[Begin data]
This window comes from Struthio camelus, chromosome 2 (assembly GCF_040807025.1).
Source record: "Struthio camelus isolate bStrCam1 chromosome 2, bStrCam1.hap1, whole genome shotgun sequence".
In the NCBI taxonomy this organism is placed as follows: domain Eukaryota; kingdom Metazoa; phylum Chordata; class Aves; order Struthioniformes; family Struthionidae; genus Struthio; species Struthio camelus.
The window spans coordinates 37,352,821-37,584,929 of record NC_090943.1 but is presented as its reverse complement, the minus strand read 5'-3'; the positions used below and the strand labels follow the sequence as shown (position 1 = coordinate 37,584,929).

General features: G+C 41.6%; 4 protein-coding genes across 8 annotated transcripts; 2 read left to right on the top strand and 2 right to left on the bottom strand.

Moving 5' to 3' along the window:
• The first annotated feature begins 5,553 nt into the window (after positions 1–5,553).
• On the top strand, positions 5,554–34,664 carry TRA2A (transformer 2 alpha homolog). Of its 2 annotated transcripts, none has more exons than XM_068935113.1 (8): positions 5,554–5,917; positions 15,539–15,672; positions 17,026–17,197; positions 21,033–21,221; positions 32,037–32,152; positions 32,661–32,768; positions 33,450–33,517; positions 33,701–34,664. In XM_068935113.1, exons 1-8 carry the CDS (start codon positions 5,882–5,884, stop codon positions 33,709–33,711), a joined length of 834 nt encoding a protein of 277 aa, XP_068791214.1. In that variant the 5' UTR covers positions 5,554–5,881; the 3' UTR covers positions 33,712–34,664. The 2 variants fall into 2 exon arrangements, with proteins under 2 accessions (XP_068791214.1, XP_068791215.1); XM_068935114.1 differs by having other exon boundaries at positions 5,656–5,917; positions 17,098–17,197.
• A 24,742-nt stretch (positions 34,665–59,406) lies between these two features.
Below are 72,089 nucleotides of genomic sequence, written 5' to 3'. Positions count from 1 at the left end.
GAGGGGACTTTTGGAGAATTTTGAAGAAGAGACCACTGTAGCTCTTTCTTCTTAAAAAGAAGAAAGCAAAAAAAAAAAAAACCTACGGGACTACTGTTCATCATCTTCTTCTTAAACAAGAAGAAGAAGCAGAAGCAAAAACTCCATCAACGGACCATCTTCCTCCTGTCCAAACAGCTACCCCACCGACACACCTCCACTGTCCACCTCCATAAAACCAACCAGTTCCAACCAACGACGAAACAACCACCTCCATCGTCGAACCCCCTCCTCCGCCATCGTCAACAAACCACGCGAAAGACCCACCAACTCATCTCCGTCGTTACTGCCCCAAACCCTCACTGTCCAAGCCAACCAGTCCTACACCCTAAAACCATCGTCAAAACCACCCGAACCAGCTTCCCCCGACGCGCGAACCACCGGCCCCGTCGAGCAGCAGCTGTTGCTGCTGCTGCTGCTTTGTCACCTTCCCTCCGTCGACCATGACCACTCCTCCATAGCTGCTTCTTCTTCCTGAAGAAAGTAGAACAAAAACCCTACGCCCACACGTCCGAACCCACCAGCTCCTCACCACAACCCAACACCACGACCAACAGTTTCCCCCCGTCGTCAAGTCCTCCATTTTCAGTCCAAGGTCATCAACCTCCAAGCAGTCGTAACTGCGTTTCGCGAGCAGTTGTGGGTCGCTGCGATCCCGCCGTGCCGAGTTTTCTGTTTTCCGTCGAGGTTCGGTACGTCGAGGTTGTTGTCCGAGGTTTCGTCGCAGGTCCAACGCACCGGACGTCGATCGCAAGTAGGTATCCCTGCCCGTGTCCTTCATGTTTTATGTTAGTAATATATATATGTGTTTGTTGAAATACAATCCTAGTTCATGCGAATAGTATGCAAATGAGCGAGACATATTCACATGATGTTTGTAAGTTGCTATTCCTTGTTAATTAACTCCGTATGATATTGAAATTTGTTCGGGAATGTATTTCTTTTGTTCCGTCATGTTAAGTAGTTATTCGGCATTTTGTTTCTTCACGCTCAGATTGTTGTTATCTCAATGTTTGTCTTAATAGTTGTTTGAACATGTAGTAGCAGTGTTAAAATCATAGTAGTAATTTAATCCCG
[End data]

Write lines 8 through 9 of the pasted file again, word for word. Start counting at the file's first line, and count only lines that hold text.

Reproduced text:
• On the top strand, positions 5,554–34,664 carry TRA2A (transformer 2 alpha homolog). Of its 2 annotated transcripts, none has more exons than XM_068935113.1 (8): positions 5,554–5,917; positions 15,539–15,672; positions 17,026–17,197; positions 21,033–21,221; positions 32,037–32,152; positions 32,661–32,768; positions 33,450–33,517; positions 33,701–34,664. In XM_068935113.1, exons 1-8 carry the CDS (start codon positions 5,882–5,884, stop codon positions 33,709–33,711), a joined length of 834 nt encoding a protein of 277 aa, XP_068791214.1. In that variant the 5' UTR covers positions 5,554–5,881; the 3' UTR covers positions 33,712–34,664. The 2 variants fall into 2 exon arrangements, with proteins under 2 accessions (XP_068791214.1, XP_068791215.1); XM_068935114.1 differs by having other exon boundaries at positions 5,656–5,917; positions 17,098–17,197.
• A 24,742-nt stretch (positions 34,665–59,406) lies between these two features.